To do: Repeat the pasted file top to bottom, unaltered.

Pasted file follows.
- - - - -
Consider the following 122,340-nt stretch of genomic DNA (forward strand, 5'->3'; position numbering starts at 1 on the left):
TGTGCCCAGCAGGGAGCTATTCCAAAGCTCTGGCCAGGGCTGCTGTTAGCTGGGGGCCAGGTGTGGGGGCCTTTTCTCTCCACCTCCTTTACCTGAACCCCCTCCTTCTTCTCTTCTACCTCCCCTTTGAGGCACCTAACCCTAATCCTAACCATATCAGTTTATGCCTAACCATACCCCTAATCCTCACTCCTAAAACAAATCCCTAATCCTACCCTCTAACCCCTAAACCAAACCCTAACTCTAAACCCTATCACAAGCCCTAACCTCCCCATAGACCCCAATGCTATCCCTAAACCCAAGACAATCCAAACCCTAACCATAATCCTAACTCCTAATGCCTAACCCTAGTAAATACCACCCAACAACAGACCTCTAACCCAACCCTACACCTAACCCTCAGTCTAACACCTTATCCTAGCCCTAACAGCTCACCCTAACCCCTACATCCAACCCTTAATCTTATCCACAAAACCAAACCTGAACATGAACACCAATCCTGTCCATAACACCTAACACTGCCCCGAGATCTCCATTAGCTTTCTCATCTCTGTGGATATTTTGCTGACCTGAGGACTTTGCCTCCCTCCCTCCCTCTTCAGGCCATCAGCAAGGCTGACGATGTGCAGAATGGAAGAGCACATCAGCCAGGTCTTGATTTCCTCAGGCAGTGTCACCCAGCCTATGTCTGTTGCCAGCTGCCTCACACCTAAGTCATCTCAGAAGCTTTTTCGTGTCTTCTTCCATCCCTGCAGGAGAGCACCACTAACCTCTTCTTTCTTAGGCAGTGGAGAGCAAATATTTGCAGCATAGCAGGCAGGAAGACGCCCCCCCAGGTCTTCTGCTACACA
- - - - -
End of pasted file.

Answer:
Consider the following 122,340-nt stretch of genomic DNA (forward strand, 5'->3'; position numbering starts at 1 on the left):
TGTGCCCAGCAGGGAGCTATTCCAAAGCTCTGGCCAGGGCTGCTGTTAGCTGGGGGCCAGGTGTGGGGGCCTTTTCTCTCCACCTCCTTTACCTGAACCCCCTCCTTCTTCTCTTCTACCTCCCCTTTGAGGCACCTAACCCTAATCCTAACCATATCAGTTTATGCCTAACCATACCCCTAATCCTCACTCCTAAAACAAATCCCTAATCCTACCCTCTAACCCCTAAACCAAACCCTAACTCTAAACCCTATCACAAGCCCTAACCTCCCCATAGACCCCAATGCTATCCCTAAACCCAAGACAATCCAAACCCTAACCATAATCCTAACTCCTAATGCCTAACCCTAGTAAATACCACCCAACAACAGACCTCTAACCCAACCCTACACCTAACCCTCAGTCTAACACCTTATCCTAGCCCTAACAGCTCACCCTAACCCCTACATCCAACCCTTAATCTTATCCACAAAACCAAACCTGAACATGAACACCAATCCTGTCCATAACACCTAACACTGCCCCGAGATCTCCATTAGCTTTCTCATCTCTGTGGATATTTTGCTGACCTGAGGACTTTGCCTCCCTCCCTCCCTCTTCAGGCCATCAGCAAGGCTGACGATGTGCAGAATGGAAGAGCACATCAGCCAGGTCTTGATTTCCTCAGGCAGTGTCACCCAGCCTATGTCTGTTGCCAGCTGCCTCACACCTAAGTCATCTCAGAAGCTTTTTCGTGTCTTCTTCCATCCCTGCAGGAGAGCACCACTAACCTCTTCTTTCTTAGGCAGTGGAGAGCAAATATTTGCAGCATAGCAGGCAGGAAGACGCCCCCCCAGGTCTTCTGCTACACA